3. Adopting families bring prayerful unity to a church.

One of the richest blessings adoption can bring to a local body is the unity it achieves for a people who have waited together, prayed together, even shed tears together for the sake of a child who desperately needed a home. It takes more than a village; it takes a praying and giving church willing to sacrifice their time, effort, and money in order to see Christ’s love transform a child and a family.

When this happens, a church grows in unity and knowledge of the gospel (Eph. 4:13). Thousands of churches across America are willing and able to walk this journey alongside a couple who desire to adopt, if only given the chance. In many cases, an adopting family even serves as a godly inspiration and catalyst to other couples considering adoption themselves. A church that adopts together worships together as it basks in the mercy of God.

4. Adopting families extinguish the dangerous myth of the “Super Christian.”

When international missionaries return from the field and speak at local stateside churches, what often ensues is adoration on the part of some churchgoers who view missionaries as “super Christians.” However, missionaries aren’t clothed in capes. They’re wrapped in calling, and adoption is the very same way.

God uniquely calls families to adopt, and often this can only take place through a community that gathers together to cultivate a church culture that encourages and supports adoption. The myth of the “super Christian,” on the other hand, actually discourages adoption as something relegated to a select few instead of an opportunity available to all through the reality of the gospel. Adoption doesn’t make someone a better Christian. It actually does the exact opposite by actively recognizing the grace by which we stand as sons of God in Christ. Adoption fosters a church culture of humility by pointing us to the gospel that saved us and gave us a home.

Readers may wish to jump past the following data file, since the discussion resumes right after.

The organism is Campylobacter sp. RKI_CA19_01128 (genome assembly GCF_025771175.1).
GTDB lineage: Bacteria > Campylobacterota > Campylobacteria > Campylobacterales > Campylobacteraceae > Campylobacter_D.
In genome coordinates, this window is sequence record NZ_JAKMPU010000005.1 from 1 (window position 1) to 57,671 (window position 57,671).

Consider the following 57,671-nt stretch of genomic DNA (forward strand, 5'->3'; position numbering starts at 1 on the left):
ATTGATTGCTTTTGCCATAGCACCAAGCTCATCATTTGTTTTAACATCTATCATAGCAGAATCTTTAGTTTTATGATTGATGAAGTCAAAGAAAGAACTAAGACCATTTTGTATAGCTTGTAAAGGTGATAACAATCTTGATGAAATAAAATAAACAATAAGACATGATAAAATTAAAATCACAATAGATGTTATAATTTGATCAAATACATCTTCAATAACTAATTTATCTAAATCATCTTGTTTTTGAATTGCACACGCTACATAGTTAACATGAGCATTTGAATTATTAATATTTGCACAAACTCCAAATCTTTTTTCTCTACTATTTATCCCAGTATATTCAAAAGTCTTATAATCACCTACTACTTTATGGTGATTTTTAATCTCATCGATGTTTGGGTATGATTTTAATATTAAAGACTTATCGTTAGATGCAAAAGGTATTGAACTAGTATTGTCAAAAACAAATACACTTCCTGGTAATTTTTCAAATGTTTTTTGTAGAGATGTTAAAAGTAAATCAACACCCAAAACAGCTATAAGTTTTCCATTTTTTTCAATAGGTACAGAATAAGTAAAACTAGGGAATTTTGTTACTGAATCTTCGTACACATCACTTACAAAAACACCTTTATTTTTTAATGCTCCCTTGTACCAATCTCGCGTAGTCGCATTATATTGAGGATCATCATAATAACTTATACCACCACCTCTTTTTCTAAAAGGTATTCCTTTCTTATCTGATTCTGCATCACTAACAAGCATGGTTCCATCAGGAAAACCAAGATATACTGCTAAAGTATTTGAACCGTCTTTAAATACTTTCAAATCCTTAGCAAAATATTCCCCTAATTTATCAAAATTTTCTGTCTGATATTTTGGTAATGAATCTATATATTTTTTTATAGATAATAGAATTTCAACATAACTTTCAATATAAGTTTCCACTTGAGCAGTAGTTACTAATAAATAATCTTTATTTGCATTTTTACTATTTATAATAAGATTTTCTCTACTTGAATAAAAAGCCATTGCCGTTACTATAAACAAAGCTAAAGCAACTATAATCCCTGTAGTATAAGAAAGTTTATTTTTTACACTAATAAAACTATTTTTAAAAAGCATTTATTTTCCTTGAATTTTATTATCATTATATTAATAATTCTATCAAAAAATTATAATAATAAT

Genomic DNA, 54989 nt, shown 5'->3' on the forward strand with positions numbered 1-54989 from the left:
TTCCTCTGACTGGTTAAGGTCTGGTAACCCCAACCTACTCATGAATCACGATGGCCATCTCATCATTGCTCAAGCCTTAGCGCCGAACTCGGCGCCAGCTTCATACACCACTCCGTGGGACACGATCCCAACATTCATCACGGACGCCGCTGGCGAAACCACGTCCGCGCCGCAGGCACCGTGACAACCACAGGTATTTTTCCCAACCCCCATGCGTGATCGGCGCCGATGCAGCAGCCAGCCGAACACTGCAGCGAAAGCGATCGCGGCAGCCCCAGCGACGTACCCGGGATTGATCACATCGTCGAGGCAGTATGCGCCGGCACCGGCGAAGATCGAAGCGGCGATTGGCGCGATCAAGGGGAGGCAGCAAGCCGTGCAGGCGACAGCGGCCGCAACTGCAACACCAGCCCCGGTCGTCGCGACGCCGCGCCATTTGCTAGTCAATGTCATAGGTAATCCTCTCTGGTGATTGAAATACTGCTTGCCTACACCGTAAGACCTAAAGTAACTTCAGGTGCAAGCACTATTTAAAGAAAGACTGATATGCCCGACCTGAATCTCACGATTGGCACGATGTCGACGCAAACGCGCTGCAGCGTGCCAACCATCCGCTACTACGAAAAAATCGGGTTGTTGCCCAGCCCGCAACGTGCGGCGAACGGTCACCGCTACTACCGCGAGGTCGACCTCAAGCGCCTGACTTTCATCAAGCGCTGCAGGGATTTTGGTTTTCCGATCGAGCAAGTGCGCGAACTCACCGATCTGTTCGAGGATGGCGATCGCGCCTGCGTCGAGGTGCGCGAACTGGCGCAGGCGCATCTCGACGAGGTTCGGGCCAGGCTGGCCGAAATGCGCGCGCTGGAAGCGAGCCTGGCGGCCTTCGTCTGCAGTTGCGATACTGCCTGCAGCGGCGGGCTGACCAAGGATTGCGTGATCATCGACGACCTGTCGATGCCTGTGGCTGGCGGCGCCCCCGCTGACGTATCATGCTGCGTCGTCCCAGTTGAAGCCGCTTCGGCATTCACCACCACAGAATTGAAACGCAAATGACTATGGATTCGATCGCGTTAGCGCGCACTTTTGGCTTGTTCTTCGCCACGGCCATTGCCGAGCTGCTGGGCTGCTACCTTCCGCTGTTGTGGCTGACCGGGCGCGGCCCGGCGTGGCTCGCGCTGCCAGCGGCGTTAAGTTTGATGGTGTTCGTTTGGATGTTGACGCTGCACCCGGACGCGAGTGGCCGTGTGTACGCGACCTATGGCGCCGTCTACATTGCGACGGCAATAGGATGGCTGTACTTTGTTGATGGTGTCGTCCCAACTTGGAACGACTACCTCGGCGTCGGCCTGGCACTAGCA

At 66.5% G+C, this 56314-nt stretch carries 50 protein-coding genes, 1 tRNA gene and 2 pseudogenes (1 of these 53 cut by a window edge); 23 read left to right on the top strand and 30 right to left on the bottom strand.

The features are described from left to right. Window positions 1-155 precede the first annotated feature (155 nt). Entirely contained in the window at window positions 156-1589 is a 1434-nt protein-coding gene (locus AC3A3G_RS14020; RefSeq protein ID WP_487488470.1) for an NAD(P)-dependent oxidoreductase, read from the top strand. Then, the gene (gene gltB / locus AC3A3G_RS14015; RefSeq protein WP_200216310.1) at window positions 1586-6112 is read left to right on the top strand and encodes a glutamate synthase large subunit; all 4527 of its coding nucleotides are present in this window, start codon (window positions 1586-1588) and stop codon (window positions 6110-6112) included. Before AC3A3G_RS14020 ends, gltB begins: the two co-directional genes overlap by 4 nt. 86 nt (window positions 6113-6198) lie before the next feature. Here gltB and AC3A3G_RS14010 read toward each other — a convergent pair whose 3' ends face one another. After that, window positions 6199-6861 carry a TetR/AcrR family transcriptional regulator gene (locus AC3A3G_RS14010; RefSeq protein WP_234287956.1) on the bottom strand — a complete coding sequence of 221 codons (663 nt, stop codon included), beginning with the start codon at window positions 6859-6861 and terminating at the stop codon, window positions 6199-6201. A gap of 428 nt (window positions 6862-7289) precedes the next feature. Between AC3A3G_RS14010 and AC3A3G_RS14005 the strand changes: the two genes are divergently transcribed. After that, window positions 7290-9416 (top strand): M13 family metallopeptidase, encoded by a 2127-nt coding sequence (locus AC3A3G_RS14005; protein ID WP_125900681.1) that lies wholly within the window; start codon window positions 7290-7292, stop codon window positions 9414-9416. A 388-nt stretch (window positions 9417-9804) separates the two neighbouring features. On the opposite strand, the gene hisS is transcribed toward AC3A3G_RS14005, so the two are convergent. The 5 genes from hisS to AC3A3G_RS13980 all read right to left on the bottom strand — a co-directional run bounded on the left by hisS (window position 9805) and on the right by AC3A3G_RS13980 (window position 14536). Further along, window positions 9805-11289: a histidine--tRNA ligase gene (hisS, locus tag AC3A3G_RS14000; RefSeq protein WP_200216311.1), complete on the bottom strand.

5. Adopting families reflect the diversity of God’s kingdom and expose the evil of racism.

Should someone feel out of place or uncomfortable in a church full of different ethnicities and colors, perhaps their idea of God’s kingdom needs revision. An adopting church is not only a church that actively exhibits the love of Christ; it also stands as a witness to the multiracial kingdom of God.

The Father’s love extends well beyond color, and so should ours. Adoption is a tangible representation of God’s unifying purposes in Christ. As such, it serves as a powerful deterrent to the endemic racism that often festers in the corners of a church that absorbs the ill effects of worldly culture. There’s no weapon against a racist church quite like a child of another ethnicity to draw the affection of a church and whose adoption serves as a testimony to the reality of the gospel.

“For you did not receive the spirit of slavery to fall back into fear, but you have received the Spirit of adoption as sons, by whom we cry, ‘Abba! Father!’” (Rom. 8:15)


Obbie Todd serves as associate pastor of students at Zoar Baptist Church in Baton Rouge, Louisiana. He holds a Master of Divinity and Master of Theology from Southern Seminary and is a Ph.D. candidate in theology at New Orleans Baptist Theological Seminary. Obbie and his wife, Kelly, recently adopted twins. You can follow him on Twitter @ObbieTyler.